Sometimes it amazes me how simple trans is to people who have never identified as trans.
Almost everybody, it seems, has a take on what transpeople should do to more effectively handle their trans nature in the world.
Of course, most of those ideas involve the transperson exerting more self-discipline, finding ways to create fewer waves, ways to make others feel more comfortable, ways to fit in better.
To transpeople life may be very complicated, but to those around us the answer is so often simple: we just have to get our act more together so we can make more appropriate choices.
After all, they are our feelings and we are the ones who should deal with them, people will tell us.
The oddest part about this advice is that people usually feel that they are being kind, smart and doing us a favour when offering it. They really do want to help, and they think offering us advice that is so obvious that we have overlooked it is the best way.
There is some sense to that. Decades of shame, stigma and social denial can make us a bit crazy, a bit scarred, a bit burned. We can, sometimes, be so aware of the possible downsides that we stay defended rather than reaching out to make connections.
Reaching out to make connections with people who don’t understand the grinding truth of growing up trans in this culture doesn’t really feel safe or welcoming, though.
I know that when I am with a group of women and I bring up issues around trans, I will either have to do a five hour informational training, which no one has time or attention for, or be ready to be told that I am wrong, that the answers are much simpler than I think they are.
People will pull out challenges from their own life and believe that the same solutions will work for me, not seeing the huge gap between our life experiences.
If they don’t see me as normative, the choice is worse. They will see a gap open up between me and them, either putting me up on a pedestal or putting me down as an oddity. Curiosity, Normative, Pedestal, as I have written.
There are simple solutions that most of us have never followed. We don’t resist them, though, because we don’t know what they are. It’s easy to know the best choices. It is often hard, though, to choose against the fears and feelings we have deep inside, against the habits and experiences that guide our less than good choices.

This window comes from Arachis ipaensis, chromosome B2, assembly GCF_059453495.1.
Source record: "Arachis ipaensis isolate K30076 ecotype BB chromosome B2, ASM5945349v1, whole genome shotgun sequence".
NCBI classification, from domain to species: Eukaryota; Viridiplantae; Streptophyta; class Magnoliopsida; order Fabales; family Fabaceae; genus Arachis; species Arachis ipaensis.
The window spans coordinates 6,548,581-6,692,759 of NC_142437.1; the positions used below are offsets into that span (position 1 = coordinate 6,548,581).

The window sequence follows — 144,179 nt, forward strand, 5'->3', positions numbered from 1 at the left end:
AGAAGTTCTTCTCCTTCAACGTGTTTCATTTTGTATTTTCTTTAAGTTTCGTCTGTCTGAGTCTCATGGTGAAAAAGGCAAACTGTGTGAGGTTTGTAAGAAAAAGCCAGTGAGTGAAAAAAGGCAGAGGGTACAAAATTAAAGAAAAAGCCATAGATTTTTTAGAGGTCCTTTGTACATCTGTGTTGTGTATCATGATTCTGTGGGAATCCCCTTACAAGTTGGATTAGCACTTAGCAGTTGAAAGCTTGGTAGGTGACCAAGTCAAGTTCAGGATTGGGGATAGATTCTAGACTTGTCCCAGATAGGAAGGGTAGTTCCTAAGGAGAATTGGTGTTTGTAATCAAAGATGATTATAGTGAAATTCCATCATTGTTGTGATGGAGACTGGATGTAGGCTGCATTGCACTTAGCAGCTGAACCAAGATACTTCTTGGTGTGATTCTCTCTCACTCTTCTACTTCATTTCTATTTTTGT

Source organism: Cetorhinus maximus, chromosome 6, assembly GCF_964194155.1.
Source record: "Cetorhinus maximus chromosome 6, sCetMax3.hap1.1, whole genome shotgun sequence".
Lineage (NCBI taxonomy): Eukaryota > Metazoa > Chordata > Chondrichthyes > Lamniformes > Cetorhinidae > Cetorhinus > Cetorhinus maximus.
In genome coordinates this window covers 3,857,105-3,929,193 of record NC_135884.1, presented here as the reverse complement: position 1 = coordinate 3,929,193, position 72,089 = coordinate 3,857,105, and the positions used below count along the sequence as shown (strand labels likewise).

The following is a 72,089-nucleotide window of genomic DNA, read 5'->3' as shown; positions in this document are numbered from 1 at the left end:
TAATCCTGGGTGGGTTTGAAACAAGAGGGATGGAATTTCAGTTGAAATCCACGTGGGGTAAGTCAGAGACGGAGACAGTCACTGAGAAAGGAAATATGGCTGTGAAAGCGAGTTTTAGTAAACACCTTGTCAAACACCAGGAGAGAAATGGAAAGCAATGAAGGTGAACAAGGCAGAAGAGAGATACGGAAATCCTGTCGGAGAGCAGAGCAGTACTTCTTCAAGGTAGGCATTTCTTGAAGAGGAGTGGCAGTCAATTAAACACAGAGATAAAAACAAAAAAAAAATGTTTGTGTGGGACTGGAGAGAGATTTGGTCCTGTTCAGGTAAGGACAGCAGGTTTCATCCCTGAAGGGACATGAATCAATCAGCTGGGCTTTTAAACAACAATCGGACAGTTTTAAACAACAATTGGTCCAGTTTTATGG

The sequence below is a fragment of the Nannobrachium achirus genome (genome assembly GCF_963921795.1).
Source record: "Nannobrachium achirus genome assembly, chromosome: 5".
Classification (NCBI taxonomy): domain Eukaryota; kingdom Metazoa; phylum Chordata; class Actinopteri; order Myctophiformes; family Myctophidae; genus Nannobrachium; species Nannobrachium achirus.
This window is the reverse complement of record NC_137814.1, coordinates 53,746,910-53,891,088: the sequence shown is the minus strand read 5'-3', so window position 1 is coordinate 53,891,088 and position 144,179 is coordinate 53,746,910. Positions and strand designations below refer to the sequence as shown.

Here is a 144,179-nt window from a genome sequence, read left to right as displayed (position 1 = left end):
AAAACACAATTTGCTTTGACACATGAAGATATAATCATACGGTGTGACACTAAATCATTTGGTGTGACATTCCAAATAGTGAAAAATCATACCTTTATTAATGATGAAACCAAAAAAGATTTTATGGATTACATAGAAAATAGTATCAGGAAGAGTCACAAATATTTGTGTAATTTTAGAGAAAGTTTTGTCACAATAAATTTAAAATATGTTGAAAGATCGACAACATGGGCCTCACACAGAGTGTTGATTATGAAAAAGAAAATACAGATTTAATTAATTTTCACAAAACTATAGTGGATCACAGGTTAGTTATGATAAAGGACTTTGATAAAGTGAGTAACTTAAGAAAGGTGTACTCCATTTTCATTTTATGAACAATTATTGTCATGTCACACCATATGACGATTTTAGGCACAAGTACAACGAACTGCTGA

People heal when they stop resisting change and healing. People heal when they respond in the moment from their best self and not from the pain and practices that we hold as burdens. Getting over our blocks is never simple.
My own difference, my own queerness, has helped me engage the stories of other people. I don’t assume that I understand their challenges, only that I can listen to them, encourage them and reflect what I hear them sharing. My story is my story and their story is their story, so if I wish them to respect me, I need to respect them. What I don’t know has filled many, many books.
The fundamentals of human life may be universal & simple, but any given human life is essentially a complex thing, full of unique stories of pain, joy, desire and heartbreak. Engaging my own complexity allows me to respect the complexity of any other human I meet.
The beauty and power of human lives is not in their simple, generic sameness, rather it is in their nuanced and complex revelation, as individual as snowflakes and flowers. We are each the product of so many inputs, so many bits and pieces, both empowering and blocking, that simple solutions don’t apply.
And that is true even if simple, routine advice is all we think that we have to share.